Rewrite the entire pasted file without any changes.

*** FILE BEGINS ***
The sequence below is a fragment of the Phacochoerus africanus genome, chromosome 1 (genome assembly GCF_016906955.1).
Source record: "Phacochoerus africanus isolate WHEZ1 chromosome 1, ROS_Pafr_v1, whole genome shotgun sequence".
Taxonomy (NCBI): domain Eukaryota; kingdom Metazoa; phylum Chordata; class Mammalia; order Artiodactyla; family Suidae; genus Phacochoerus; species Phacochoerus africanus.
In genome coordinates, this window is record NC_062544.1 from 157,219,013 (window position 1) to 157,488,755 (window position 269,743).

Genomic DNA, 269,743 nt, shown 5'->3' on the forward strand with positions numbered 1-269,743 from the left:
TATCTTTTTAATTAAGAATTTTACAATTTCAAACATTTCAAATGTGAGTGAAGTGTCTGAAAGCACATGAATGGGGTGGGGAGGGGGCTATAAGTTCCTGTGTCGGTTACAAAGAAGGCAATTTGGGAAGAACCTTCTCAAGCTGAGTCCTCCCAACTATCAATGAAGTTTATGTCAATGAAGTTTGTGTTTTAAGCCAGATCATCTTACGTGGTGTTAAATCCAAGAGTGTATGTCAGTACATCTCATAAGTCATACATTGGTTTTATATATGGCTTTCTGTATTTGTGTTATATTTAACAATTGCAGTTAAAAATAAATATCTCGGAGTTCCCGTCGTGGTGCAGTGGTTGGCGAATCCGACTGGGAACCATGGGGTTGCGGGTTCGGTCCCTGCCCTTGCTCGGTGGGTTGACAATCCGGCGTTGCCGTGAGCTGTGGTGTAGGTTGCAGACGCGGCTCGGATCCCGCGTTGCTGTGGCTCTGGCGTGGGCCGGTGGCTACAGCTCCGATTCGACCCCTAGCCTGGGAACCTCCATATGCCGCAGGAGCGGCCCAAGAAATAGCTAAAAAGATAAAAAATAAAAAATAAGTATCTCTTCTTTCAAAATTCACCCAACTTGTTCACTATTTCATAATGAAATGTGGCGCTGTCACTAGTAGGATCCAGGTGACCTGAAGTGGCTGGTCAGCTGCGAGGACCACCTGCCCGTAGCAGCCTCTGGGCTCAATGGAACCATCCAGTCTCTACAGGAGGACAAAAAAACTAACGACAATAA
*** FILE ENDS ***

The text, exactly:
The sequence below is a fragment of the Phacochoerus africanus genome, chromosome 1 (genome assembly GCF_016906955.1).
Source record: "Phacochoerus africanus isolate WHEZ1 chromosome 1, ROS_Pafr_v1, whole genome shotgun sequence".
Taxonomy (NCBI): domain Eukaryota; kingdom Metazoa; phylum Chordata; class Mammalia; order Artiodactyla; family Suidae; genus Phacochoerus; species Phacochoerus africanus.
In genome coordinates, this window is record NC_062544.1 from 157,219,013 (window position 1) to 157,488,755 (window position 269,743).

Genomic DNA, 269,743 nt, shown 5'->3' on the forward strand with positions numbered 1-269,743 from the left:
TATCTTTTTAATTAAGAATTTTACAATTTCAAACATTTCAAATGTGAGTGAAGTGTCTGAAAGCACATGAATGGGGTGGGGAGGGGGCTATAAGTTCCTGTGTCGGTTACAAAGAAGGCAATTTGGGAAGAACCTTCTCAAGCTGAGTCCTCCCAACTATCAATGAAGTTTATGTCAATGAAGTTTGTGTTTTAAGCCAGATCATCTTACGTGGTGTTAAATCCAAGAGTGTATGTCAGTACATCTCATAAGTCATACATTGGTTTTATATATGGCTTTCTGTATTTGTGTTATATTTAACAATTGCAGTTAAAAATAAATATCTCGGAGTTCCCGTCGTGGTGCAGTGGTTGGCGAATCCGACTGGGAACCATGGGGTTGCGGGTTCGGTCCCTGCCCTTGCTCGGTGGGTTGACAATCCGGCGTTGCCGTGAGCTGTGGTGTAGGTTGCAGACGCGGCTCGGATCCCGCGTTGCTGTGGCTCTGGCGTGGGCCGGTGGCTACAGCTCCGATTCGACCCCTAGCCTGGGAACCTCCATATGCCGCAGGAGCGGCCCAAGAAATAGCTAAAAAGATAAAAAATAAAAAATAAGTATCTCTTCTTTCAAAATTCACCCAACTTGTTCACTATTTCATAATGAAATGTGGCGCTGTCACTAGTAGGATCCAGGTGACCTGAAGTGGCTGGTCAGCTGCGAGGACCACCTGCCCGTAGCAGCCTCTGGGCTCAATGGAACCATCCAGTCTCTACAGGAGGACAAAAAAACTAACGACAATAA